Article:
China’s overnight money-market rate had its first weekly gain in three on speculation the central bank’s record withdrawal of funds will increase borrowing costs.
The People’s Bank of China drained a net 910 billion yuan ($146 billion) of capital from the financial system this week, the most since Bloomberg started compiling the data in 2008. The monetary authority sold repurchase contracts for the first time since June on Feb. 19, withdrawing funds from banks after they lent the most money in two years in January.
“Banks have turned cautious about lending to each other since PBOC resumed repo sales,” said Song Qiuhong, a bond analyst at Foshan Shunde Rural Commercial Bank Co. in Foshan, a city in the southern province of Guangdong. “Money rates may rise more next week when banks start hoarding cash to meet month-end capital requirements.”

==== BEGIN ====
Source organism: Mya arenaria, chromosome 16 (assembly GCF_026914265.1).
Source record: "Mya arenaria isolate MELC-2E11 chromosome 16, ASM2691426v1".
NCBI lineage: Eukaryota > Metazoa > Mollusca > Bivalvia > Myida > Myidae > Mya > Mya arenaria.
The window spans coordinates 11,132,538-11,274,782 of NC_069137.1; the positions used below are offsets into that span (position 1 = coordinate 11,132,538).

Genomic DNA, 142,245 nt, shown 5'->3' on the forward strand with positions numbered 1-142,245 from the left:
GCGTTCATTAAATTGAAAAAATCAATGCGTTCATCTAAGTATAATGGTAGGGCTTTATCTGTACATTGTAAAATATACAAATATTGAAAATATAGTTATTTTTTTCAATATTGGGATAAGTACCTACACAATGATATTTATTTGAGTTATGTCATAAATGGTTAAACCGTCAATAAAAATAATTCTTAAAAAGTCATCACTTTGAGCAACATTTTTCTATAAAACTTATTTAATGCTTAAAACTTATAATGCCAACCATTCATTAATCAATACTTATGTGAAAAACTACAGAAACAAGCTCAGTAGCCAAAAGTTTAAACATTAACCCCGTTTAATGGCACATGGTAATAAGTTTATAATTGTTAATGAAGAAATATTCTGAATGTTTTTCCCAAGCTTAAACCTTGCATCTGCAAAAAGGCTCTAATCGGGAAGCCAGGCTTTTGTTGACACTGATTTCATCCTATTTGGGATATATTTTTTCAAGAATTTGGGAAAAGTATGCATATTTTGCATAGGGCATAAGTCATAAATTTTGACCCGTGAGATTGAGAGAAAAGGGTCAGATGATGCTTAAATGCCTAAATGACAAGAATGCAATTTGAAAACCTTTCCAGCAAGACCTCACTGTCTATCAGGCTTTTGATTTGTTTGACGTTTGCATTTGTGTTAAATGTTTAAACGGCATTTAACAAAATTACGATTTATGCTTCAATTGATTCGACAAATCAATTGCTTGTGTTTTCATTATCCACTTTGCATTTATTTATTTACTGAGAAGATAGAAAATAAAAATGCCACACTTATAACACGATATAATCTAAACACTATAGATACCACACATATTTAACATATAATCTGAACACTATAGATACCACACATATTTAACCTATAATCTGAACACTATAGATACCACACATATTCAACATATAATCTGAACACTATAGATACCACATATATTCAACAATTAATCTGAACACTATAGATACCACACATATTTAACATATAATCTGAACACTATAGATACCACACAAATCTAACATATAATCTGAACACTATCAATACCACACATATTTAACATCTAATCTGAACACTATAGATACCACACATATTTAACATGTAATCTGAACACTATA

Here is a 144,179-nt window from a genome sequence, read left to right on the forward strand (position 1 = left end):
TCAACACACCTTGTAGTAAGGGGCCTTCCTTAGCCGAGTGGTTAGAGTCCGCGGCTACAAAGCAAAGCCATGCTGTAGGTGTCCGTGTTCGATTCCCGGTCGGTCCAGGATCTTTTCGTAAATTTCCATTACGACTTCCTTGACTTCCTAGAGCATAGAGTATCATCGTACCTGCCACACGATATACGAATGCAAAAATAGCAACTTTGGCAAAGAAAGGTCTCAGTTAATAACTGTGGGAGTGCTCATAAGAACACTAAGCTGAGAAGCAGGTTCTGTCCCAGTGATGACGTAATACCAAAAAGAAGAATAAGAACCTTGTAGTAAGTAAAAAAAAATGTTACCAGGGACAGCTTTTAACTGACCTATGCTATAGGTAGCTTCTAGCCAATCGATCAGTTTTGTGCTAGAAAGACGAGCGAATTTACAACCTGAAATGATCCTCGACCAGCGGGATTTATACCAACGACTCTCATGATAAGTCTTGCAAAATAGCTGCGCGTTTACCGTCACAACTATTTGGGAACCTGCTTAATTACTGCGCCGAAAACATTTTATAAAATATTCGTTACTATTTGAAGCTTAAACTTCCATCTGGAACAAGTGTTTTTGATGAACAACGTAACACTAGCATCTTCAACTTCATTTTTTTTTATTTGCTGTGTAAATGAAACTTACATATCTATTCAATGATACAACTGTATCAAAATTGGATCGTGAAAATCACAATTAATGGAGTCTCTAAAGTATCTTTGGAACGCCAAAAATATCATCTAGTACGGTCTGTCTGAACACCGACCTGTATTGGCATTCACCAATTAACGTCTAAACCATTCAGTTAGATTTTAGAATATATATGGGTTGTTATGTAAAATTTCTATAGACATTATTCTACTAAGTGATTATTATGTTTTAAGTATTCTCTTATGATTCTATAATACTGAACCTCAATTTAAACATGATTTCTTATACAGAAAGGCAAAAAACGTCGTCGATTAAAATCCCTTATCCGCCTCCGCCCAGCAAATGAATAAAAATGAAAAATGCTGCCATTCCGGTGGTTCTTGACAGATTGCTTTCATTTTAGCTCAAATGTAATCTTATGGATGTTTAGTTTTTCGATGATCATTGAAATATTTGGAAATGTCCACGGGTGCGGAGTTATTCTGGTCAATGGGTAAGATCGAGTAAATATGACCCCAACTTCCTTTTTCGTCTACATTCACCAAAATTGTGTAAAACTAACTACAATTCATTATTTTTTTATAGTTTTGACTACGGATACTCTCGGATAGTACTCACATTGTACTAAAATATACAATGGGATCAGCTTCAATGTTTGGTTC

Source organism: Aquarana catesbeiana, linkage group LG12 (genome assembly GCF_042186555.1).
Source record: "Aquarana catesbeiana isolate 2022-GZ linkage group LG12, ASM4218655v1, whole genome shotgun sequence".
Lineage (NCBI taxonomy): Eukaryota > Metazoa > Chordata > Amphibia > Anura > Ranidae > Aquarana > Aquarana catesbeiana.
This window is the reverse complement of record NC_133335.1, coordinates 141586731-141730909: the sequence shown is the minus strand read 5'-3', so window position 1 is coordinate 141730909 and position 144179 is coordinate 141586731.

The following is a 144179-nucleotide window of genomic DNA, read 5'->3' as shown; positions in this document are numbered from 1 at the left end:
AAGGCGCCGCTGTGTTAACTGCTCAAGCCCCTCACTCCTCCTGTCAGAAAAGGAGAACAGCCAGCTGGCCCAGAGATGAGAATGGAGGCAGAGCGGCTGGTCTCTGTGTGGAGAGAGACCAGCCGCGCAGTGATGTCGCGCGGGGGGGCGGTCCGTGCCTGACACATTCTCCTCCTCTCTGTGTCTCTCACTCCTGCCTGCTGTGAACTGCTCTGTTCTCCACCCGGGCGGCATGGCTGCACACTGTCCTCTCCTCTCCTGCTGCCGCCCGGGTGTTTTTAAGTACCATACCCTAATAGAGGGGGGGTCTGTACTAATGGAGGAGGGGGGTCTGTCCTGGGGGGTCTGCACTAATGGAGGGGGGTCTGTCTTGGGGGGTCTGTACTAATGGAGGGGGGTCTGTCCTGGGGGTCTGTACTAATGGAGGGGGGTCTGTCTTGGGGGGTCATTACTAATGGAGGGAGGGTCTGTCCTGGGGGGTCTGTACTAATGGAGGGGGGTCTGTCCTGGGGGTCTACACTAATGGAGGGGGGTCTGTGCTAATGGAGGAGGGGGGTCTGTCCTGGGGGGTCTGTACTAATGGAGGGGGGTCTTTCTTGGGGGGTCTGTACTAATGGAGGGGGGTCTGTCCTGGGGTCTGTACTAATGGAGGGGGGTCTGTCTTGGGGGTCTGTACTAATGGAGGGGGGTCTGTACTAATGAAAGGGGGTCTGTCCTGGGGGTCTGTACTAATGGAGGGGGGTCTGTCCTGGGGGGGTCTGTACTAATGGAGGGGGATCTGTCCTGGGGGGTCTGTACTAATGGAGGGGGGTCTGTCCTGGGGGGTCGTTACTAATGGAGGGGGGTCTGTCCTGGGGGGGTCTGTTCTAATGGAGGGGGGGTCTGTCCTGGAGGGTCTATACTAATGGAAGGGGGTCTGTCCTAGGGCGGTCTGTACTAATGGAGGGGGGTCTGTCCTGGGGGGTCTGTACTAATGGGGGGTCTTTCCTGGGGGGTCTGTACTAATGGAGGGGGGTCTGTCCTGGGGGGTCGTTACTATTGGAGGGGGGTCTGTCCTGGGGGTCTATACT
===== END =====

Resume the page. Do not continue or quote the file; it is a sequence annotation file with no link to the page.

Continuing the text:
The one-day repurchase rate, which measures interbank funding availability, climbed 34 basis points this week to 2.21 percent as of 4:31 p.m. in Shanghai, according to a weighted average rate compiled by the National Interbank Funding Center. The rate jumped 18 basis points today, the biggest increase since Feb. 6.
The one-year swap contract, the fixed cost needed to receive the floating seven-day repurchase rate, rose eight basis points this week to 3.21 percent, the highest since Jan. 23, according to data compiled by Bloomberg. The rate gained five basis points today.
The yield on the 2.81 percent government bonds due January 2014 fell one basis point this week to 2.69 percent, according to the Interbank Funding Center. The yield was steady today.
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